Title : Rita
Author : Anne Frank
Date : ?
English Translation by: Michel Mok
It was a quarter past four, and I was walking through a
rather quiet street. I had just decided to drop in at the
nearest pastry shop when, from a sidestreet, there came a
couple of teen-aged girls who, chatting busily, walked
arm-in-arm in the direction I had chosen.
From time to time it is interesting and refreshing to
listen to the conversation of teen-aged girls, not only
because they laugh at the merest trifle, but also because
their laughter is so infectious that everyone in their
vicinity must involuntarily laugh with them.
So I walked stealthily behind the pair and eavesdropped
on their talk, which had to do with the buying of sweets
for ten cents. They consulted each other seriously on what
to get for their money, and one could tell that their
mouths watered at the thought of it. At the pastry shop,
they continued their chat while looking at the wares in the
As I, too, was fairly eating the delicious things with
my eyes, I knew what their choice would be before they
stepped into the shop. Inside it wasn’t busy, and the girls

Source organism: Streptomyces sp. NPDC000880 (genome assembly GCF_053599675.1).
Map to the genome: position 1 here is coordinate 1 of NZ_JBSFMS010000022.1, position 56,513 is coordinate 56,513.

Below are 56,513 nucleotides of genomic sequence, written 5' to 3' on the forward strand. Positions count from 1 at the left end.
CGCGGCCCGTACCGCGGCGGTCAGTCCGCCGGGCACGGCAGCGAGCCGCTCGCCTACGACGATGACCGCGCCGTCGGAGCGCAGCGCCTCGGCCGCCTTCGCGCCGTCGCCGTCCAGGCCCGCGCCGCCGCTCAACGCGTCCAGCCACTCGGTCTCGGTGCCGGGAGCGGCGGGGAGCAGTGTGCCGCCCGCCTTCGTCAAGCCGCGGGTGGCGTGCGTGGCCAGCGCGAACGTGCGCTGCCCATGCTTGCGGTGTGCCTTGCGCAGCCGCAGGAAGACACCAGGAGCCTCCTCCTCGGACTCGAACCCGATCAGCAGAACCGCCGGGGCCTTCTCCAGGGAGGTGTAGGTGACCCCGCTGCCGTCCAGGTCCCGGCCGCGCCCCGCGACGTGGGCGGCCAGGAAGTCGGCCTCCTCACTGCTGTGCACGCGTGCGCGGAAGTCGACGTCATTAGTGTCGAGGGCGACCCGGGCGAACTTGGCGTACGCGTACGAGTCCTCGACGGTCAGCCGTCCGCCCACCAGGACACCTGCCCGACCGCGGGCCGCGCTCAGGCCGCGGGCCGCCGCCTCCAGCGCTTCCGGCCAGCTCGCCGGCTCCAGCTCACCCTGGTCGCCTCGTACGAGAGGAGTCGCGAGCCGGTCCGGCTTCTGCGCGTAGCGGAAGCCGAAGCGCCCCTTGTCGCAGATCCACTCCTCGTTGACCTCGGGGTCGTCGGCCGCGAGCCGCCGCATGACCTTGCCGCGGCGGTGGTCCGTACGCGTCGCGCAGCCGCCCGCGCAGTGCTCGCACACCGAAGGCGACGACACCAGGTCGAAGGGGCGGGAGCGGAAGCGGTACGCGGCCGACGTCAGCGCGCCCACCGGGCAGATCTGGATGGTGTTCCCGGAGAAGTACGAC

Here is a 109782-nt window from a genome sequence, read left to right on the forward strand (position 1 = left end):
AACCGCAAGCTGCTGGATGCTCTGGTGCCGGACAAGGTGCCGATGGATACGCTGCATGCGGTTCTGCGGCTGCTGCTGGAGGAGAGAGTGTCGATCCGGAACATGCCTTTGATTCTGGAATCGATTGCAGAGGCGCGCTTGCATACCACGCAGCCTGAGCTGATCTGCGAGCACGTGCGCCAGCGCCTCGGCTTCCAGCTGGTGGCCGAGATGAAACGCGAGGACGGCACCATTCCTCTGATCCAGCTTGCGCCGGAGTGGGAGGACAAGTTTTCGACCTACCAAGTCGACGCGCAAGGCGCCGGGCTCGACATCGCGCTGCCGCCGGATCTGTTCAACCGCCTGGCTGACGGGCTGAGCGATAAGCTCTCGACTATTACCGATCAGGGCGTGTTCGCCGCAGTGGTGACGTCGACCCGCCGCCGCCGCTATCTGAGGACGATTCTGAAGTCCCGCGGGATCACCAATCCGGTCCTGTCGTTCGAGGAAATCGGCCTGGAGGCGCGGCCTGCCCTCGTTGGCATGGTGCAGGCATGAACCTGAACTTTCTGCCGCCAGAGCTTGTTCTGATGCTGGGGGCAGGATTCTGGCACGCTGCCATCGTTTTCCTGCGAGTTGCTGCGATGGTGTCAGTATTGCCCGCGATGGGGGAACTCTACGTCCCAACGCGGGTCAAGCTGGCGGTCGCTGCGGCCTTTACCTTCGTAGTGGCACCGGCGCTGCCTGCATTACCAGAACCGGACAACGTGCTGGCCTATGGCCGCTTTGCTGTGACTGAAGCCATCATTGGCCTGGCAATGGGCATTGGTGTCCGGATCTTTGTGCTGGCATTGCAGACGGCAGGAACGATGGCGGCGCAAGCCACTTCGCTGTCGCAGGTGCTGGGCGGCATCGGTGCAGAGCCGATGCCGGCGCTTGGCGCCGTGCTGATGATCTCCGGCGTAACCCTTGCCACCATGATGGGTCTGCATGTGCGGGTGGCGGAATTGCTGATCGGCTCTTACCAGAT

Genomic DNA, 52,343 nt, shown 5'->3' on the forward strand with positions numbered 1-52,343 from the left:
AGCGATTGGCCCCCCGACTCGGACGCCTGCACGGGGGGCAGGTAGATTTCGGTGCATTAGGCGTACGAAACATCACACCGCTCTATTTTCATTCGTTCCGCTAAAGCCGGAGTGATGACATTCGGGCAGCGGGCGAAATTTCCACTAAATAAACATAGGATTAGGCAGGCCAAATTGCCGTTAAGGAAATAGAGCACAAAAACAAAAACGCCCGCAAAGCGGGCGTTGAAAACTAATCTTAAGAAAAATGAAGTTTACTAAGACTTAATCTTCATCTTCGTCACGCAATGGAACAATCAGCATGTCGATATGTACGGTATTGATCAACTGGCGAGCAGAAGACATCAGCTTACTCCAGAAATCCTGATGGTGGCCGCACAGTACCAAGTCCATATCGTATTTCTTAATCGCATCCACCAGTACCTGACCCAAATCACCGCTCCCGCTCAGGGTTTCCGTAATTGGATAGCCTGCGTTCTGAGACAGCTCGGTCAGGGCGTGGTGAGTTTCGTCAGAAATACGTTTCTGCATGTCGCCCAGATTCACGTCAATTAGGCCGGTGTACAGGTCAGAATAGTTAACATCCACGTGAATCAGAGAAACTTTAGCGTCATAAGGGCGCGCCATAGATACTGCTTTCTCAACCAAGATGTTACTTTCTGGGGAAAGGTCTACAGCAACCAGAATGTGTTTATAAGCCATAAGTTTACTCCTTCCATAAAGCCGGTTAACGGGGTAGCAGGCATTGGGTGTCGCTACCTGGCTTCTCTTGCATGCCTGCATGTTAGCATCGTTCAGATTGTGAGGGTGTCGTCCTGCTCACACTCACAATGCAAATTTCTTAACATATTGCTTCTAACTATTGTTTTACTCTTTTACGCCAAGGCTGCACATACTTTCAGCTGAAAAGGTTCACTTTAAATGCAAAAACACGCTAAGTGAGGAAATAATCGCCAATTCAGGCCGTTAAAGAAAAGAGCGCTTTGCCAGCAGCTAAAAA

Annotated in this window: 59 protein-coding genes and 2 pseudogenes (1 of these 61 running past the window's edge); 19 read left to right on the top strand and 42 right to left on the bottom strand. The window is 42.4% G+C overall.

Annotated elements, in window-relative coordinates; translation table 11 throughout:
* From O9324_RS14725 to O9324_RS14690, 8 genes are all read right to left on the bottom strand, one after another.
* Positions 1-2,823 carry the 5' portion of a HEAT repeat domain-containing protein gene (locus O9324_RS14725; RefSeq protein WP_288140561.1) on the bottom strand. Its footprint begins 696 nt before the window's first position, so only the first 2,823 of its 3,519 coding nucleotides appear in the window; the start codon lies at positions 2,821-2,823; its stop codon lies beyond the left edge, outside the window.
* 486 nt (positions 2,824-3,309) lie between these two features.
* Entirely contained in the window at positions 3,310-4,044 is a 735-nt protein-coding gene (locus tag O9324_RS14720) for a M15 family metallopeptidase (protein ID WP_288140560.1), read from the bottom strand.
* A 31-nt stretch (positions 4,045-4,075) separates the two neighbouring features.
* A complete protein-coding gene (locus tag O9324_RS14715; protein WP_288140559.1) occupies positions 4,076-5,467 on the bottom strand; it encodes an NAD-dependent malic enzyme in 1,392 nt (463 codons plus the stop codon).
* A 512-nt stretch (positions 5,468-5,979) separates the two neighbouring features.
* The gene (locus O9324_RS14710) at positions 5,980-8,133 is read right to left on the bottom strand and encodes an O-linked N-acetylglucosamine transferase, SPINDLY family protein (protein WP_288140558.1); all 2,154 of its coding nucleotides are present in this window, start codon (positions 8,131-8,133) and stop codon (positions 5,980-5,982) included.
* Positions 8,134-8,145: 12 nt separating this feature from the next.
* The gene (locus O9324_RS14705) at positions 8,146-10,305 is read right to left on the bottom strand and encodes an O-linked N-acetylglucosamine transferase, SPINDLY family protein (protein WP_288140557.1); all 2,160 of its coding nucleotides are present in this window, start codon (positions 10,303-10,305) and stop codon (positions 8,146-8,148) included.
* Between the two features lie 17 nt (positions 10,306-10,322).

were served at once. They had picked two fruit tarts
which, wonder above wonder, they managed to take, untouched,
out of the store.
A minute later I also was ready, and once more the two
walked, talking loudly, ahead of me. On the next corner
there was another pastry shop, in front of whose window
there stood little girl, taking in the display with greedy
eyes. Soon the three were talking together, and I reached
the corner in time to hear one of the teen-agers ask:
“Are you hungry, little one? Would you like a fruit
The tiny one, of course, said, “Yes.”
“Don’t be foolish, Rita,” said the other teen-ager. “Put
your tart quickly into your mouth, as I did, for if you
give it to this kid, you’ll have nothing.”
Rita didn’t answer but stood there undecided for a
moment, looking from the tart to the little girl and back
again. Then she suddenly gave the child the pastry and
“Please, eat this, my dear; I’m going home to dinner,
And before the little one could thank her, Rita and her
friend had disappeared. As I passed the youngster, who
had taken a big bite from the tart with obvious relish,
she offered it to me.
“Have a taste, miss; I got this for a present.”
I thanked her and, smiling, I walked on. Who do you
think got the most pleasure from the fruit tart — Rita,
her friend, or the little girl?
I think it was Rita.